A few players came into the penalty box while I was in there including Martin St. Louis and Ryan Malone. They seemed a little surprised to see a girl with a huge camera inside the penalty box but they were cool with it.

During the second period, I also had the chance to film the men in charge of keeping

track of each and every penalty during the game. One of these men is Gary Reilly, a penalty time keeper for the Lightning. He's also the one that gets on the phone with Toronto if there is a controversial call on the ice. Thankfully, he did not have to do that during this particular game.

Finally, I made my trek back upstairs to the press box during the third period and filmed Ron Brace, Vic Marconi, along with others that have other duties during Lightning games. During the third period, I got an up close and personal look at the men responsible for keeping most of the matchup's statistics.

Without Brace and the crew upstairs, the media and fans would not be able to rely on accurate stats on or team websites.

I watched as Marconi would yell numbers to Brace and other people in the crew. Marconi is yelling out things such as which player made a blocked shot, shot on goal, and keeps tracks of hits among other things. Marconi is Brace's backup just in case Brace misses a play.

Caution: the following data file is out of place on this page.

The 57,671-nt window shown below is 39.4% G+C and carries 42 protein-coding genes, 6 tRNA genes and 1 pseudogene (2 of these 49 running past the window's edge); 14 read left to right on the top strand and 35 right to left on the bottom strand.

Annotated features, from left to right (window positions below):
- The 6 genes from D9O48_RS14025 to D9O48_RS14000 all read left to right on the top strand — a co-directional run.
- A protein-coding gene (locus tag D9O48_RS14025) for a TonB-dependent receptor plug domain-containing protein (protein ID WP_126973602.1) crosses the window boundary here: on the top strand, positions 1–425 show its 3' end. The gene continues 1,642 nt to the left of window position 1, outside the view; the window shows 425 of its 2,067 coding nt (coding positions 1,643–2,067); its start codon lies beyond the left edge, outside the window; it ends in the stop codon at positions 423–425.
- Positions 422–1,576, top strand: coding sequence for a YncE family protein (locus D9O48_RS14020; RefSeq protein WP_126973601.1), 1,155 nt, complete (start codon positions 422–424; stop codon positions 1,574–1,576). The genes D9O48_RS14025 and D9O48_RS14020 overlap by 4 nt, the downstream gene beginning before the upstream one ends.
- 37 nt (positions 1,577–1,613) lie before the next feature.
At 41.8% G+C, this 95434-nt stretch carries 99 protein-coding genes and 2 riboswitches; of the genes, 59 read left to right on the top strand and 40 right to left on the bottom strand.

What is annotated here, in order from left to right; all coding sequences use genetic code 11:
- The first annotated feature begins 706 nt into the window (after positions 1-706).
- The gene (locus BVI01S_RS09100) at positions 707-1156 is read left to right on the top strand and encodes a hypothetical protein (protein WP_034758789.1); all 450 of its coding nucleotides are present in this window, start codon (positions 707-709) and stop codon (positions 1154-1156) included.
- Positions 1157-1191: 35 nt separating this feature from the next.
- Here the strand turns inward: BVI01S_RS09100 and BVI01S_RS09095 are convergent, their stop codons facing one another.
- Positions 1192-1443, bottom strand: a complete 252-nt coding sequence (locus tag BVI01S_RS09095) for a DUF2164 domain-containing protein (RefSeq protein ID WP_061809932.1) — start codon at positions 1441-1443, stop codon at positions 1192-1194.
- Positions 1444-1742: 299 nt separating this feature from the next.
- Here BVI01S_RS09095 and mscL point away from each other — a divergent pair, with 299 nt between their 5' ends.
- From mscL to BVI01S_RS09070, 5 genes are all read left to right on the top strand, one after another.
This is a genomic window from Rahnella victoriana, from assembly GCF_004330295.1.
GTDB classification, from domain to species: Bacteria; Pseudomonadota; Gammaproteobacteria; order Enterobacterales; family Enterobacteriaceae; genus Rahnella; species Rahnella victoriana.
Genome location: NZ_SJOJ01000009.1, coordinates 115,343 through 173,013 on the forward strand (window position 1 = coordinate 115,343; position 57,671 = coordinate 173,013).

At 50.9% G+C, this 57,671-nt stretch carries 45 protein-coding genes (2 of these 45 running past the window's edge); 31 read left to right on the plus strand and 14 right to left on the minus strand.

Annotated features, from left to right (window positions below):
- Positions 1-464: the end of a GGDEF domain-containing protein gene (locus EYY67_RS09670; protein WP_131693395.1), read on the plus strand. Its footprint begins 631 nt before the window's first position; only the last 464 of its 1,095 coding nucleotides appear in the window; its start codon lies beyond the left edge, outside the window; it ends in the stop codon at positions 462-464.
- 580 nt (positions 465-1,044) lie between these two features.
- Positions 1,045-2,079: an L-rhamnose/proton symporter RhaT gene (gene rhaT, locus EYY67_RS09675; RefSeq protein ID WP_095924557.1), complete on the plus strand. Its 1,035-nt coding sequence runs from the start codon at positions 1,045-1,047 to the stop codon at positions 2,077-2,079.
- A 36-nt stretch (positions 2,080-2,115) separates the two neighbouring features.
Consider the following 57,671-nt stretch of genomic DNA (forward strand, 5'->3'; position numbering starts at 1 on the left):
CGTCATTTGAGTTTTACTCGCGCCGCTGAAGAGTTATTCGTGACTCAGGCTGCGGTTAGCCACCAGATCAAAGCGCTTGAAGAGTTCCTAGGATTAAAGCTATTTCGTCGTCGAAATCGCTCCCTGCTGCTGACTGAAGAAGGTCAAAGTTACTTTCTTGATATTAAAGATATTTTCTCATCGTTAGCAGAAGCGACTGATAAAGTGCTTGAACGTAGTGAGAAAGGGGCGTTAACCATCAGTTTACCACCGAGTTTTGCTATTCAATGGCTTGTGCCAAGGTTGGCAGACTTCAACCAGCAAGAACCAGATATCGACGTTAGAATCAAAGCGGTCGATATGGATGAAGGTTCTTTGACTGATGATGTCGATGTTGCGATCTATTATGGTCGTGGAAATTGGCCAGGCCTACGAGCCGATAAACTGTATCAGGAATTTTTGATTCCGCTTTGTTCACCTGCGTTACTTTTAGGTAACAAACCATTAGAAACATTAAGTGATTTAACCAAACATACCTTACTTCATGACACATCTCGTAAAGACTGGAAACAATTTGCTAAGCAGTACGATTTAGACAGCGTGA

Brace, the game information manager, has also been with the Lightning organization for 20 years. He's only missed five games during tenure with Tampa Bay.

According to him, the other statisticians devotion to their jobs which makes his job a lot easier.

"The five statisticians upstairs with me haven't missed much hockey either and they are very dedicated to their jobs," Brace told me. "There has been no turnover here. Everyone works together and honestly that is what we have to do."

"We are a team just like the Tampa Bay Lightning are a team," Brace added.

The NHL off-ice officials might not be the team you focus on at hockey games, but after witnessing what they do in person, they are almost as impressive as the players themselves.

After being so close to the game, I have a new appreciation for it and respect for everyone involved, which is odd because I have been close before. I've been in the seats directly behind the glass. Those seats aren't comparable to what I experienced though. Yeah, you can hear the players and most of the game action but nothing will ever be like my "behind the scenes" experience.